address to, 63; conventions and action of, in insurrec tation of, 57–66, 71, 72; votes in Congress upon, note, tionary States, 18, 20, 21-21.
72; reports and propositions, 102-106; claimants from, COLORED SOLDIERS, President Johnson's addresses to, 49-52. for seats in Congress, and memoranda respecting, 107, COLORED SUFFRAGE, President Johnson's telegram to Prov. 109.
Gov. Sharkey on, 19, 20; President Lincoln's letter to | JOHNSON, ANDREW, Cabinet of, 107: inauguration of, 44. Governor Hahn on, note, 20; President Johnson's allu- | Jounson, ANDREW, INTERVIEWS AND SPEECHES—To citizens sions to, 24, 49, 52–55; proposed in District of Columbia, of Indiana, 41-47; Nashville speech of June 9, 1864, 114-116; in the Territories, 116; proposed in Connec note, 46, 47; to Virginia refugees, 47, 48; with George ticut and vote, 120.
L. Stearns, 48, 49; to colored soldiers, October 10, 1865, COMMERCIAL INTERCOURSE, President Johnson's orders re 49-51; with Senator Dixon, 51-52; with colored delegaspecting, 7, 9, 13.
tion respecting suffrage, and reply of, 52-55; with comCONGRESS, resolution on duty of, to guarantee a republican mittee of the Virginia legislature, 56-58; speech of
form of goverument, 112; President Johnson's telegram February 22, 1866, 58-63; speech to colored people of to Provisional Governor Perry on organization of 39th, District of Columbia, 63. 24; members of 39th, 107, 108,
JOHNSON, ANDREW, MESSAGES OF-Annual, 64-66 ; special, CONNECTICUT, election of 1865 on colored suffrage, and elec on the condition of the insurrectionary States, 66, 67; tion of 1866, 120.
veto of Freedmen's Bureau bill, 68-72; veto of civil CONSTITUTION OF THE UNITED STATES, copy of, 1-6; Mr. Sew rights bill, 74-78; veto of Colorado bill, 81, 82; on pro
ard's certificate of ratification of anti-slavery amend posed constitutional amendment, 83. ment, 6; President Johnson's message on proposed JOHNSON, ANDREW, ORDERS AND PROCLAMATIONS OF, 7-18; amendment to, 83; votes on propositions of amendment, on commercial intercourse and blockade, 7, 9, 13; for 102-106.
trial and punishment of Abraham Lincoln's assassins, CONTENTION, proposed National Union, 118; resolution of 7; for arrest of Jefferson Davis, Clement C. Clay, and
Democratic National, 118; of Penns ania Union and others, 7 for release of latter, note, 8; recognizing Democrat, 123; Union National, 117; Maryland Union, Pierpoint's administration in Virginia, 8; respecting 124; Southern Unionist, 124.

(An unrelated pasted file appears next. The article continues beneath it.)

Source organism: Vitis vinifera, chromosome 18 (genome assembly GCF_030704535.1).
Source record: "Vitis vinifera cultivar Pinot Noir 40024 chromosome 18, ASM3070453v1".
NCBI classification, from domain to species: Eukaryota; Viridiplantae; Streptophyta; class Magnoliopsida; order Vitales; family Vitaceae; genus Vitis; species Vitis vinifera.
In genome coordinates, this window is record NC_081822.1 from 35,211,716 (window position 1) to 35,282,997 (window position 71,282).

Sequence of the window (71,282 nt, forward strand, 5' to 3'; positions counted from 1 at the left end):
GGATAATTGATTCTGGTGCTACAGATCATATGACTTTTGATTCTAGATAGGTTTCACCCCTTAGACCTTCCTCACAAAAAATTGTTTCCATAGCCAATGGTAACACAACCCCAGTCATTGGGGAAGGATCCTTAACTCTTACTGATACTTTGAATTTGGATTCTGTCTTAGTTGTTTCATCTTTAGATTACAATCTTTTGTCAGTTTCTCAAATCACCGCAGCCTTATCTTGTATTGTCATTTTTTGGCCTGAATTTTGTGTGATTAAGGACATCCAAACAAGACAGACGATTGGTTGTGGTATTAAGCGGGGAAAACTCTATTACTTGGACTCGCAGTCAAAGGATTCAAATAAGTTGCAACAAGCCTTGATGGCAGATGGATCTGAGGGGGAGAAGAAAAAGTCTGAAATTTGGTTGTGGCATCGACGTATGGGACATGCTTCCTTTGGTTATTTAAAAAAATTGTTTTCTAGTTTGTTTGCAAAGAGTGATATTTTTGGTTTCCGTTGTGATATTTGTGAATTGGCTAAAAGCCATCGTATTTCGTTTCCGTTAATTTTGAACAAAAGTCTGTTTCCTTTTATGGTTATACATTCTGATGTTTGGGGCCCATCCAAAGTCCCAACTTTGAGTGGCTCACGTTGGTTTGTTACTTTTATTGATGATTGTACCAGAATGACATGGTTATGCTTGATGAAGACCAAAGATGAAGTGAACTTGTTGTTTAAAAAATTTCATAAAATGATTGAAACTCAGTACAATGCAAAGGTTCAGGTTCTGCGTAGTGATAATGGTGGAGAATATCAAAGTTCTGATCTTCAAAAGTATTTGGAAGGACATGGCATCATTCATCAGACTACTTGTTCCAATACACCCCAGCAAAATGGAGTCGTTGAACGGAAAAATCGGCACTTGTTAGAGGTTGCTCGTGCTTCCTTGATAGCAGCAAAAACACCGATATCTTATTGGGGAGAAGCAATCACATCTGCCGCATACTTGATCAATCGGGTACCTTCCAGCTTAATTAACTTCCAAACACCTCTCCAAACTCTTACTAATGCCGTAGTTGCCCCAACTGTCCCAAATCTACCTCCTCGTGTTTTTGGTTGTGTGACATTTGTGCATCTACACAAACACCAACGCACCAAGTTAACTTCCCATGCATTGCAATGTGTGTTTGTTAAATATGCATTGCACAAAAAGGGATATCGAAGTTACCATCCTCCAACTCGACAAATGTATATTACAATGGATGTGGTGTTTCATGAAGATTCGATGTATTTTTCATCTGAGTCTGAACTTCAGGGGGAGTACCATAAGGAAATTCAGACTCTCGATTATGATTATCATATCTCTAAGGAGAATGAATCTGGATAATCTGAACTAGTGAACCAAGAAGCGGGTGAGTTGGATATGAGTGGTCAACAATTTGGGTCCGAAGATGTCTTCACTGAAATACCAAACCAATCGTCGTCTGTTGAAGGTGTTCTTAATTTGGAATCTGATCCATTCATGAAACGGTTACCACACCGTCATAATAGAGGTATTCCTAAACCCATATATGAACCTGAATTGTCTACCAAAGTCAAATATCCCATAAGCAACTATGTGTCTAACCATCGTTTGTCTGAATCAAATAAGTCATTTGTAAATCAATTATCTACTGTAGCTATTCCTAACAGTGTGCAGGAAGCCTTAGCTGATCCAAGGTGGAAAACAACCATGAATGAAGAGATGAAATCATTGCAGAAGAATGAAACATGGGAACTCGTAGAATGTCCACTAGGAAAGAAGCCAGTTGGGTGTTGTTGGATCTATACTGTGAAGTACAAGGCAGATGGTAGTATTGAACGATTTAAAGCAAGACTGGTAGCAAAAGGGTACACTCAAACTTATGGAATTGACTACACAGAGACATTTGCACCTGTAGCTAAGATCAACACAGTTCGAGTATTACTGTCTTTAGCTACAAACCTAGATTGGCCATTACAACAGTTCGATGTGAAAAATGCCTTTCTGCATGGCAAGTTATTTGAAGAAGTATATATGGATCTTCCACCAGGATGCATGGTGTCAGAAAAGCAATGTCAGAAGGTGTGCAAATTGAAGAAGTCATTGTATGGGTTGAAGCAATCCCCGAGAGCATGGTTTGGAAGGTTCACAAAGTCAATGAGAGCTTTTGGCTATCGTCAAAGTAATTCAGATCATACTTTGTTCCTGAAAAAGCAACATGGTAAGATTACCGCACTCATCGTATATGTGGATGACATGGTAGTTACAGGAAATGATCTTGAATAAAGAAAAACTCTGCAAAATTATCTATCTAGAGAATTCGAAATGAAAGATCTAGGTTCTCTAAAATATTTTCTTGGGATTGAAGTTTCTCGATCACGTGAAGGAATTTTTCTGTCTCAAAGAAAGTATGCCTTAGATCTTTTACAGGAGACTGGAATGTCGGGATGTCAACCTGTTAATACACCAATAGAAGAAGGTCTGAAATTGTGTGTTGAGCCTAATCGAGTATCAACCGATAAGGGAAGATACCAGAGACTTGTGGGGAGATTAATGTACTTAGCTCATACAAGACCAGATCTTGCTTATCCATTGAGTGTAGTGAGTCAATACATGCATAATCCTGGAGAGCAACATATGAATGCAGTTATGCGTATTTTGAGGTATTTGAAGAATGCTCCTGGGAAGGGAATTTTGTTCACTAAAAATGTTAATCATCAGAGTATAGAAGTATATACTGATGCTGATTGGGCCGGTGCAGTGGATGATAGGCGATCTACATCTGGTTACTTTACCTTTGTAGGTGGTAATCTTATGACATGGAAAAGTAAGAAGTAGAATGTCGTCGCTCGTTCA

rebel cruisers receiving hospitality in foreign ports, 9; COOPER, EDMUND, telegram respecting peace proclamation, of amnesty, 9, 10; appointing provisional governors in 17; claimant of seat in Congress, 108.
North Carolina, Mississippi, Georgia, Texas, Alabama, DAVIS, JEFFERSON, President Johnson's order for arrest of, 7; South Carolina, Florida, 11, 12; respecting freedmen, 12, resolution for trial of, 113.
13; for return of property to pirdoned persons, 13; reDEFREES, JOSEPH H., resolution on elective franchise, 110. specting the State of Tennessee, 13, 14; Passports for paDEMOCRATIC NATIONAL PLATFORM of 1864, 118; Address of roled prisoners, 14 ; paroling certain State prisoners, 14;
Democratic Congressmen, 119, 120; platform of Penna., withdrawing martial law from Kentucky, 15; annulling 123.
the suspension of the habeas corpus, 15; announcing DENNISON, WILLIAM, Postmaster General, 107.
that the rebellion has ended, 15, 16; President John. DIRECT Taxes, proposed constitutional amendment on, 104. son's interprctation thereof, note, 17; in relation to DISTRICT OF COLUMBIA, President Johnson on proposed suf appointments to office, 17; in relation to trials by milifrage in, 52; bill on suffrage, 114-116.
tary courts and comm ssions, 17; forbidding the invaDODGE, WILLIAM E., qualified as representative, note, 108. sion of Canada by the Fenians, 17, 18. DOUGLASS, FREDERICK, interview with President Johnson, Johnson, ANDREW, TELEGRAMS OF, to Provisional Governor 52-56.
Holden on repudiating rebel debt of North Carolina, EDMUNDS, GEORGE F., qualified as Senator, note, 107.
19; to Provisional Governor Sharkey, on colored suf